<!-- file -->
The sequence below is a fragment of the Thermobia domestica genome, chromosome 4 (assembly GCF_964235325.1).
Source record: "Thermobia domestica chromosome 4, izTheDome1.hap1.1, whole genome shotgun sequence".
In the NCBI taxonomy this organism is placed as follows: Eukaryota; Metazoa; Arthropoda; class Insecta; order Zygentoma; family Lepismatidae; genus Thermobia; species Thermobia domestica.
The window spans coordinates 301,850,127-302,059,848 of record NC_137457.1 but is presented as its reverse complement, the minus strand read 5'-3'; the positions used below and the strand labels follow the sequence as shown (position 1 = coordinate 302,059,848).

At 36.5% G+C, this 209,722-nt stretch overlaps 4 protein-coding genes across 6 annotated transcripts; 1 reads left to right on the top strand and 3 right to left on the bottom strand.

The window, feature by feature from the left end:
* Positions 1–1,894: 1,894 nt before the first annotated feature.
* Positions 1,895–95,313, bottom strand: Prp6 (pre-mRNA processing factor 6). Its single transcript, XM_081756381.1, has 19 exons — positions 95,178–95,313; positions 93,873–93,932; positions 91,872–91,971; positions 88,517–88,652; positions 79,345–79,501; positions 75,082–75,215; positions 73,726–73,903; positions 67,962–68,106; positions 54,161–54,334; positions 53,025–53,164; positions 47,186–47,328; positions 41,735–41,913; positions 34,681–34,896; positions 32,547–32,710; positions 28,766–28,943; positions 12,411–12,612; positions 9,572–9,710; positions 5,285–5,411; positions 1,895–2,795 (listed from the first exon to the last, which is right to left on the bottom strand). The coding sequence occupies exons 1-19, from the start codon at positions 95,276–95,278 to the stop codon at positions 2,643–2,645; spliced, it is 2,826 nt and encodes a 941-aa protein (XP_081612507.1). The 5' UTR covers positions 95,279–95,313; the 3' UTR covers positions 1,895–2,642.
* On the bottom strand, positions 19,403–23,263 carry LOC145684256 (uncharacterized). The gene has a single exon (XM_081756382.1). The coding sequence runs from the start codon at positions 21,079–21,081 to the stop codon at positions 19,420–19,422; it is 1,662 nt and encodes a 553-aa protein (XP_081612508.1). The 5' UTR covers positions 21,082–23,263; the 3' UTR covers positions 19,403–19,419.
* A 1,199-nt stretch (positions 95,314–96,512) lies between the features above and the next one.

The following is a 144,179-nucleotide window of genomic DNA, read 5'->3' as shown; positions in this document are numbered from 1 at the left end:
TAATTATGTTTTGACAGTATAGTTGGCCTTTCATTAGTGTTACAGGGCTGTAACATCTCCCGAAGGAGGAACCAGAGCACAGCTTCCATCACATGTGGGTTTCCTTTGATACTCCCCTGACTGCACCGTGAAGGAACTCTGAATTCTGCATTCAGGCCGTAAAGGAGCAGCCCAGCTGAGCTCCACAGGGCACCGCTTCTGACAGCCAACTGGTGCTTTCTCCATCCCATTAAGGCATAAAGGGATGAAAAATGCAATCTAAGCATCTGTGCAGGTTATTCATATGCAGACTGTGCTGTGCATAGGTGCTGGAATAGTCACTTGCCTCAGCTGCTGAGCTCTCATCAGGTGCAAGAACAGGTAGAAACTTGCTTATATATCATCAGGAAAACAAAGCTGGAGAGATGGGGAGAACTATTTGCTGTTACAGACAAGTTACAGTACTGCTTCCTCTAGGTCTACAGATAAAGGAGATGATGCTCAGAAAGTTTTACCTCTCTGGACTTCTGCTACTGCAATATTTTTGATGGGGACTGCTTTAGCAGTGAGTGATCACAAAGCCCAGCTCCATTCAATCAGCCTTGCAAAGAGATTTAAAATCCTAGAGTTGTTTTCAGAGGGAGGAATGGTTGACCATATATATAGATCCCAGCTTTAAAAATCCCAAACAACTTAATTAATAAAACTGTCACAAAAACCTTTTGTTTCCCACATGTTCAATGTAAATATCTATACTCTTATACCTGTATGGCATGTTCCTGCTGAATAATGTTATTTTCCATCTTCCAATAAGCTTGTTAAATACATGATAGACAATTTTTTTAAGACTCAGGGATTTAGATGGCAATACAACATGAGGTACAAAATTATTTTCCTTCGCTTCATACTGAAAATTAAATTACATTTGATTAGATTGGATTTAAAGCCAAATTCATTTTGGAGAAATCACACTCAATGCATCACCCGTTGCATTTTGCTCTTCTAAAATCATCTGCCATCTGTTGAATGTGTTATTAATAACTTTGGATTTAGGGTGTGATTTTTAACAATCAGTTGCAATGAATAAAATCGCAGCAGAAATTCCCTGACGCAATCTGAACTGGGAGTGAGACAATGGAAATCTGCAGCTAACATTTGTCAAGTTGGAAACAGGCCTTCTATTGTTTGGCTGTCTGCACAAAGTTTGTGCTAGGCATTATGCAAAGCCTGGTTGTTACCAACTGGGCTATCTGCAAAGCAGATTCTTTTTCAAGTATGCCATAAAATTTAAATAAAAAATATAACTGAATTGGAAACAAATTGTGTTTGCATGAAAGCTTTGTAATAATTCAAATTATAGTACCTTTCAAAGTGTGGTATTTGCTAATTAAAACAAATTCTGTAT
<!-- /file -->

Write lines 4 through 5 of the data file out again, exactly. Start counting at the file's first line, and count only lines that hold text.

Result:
The window spans coordinates 301,850,127-302,059,848 of record NC_137457.1 but is presented as its reverse complement, the minus strand read 5'-3'; the positions used below and the strand labels follow the sequence as shown (position 1 = coordinate 302,059,848).

At 36.5% G+C, this 209,722-nt stretch overlaps 4 protein-coding genes across 6 annotated transcripts; 1 reads left to right on the top strand and 3 right to left on the bottom strand.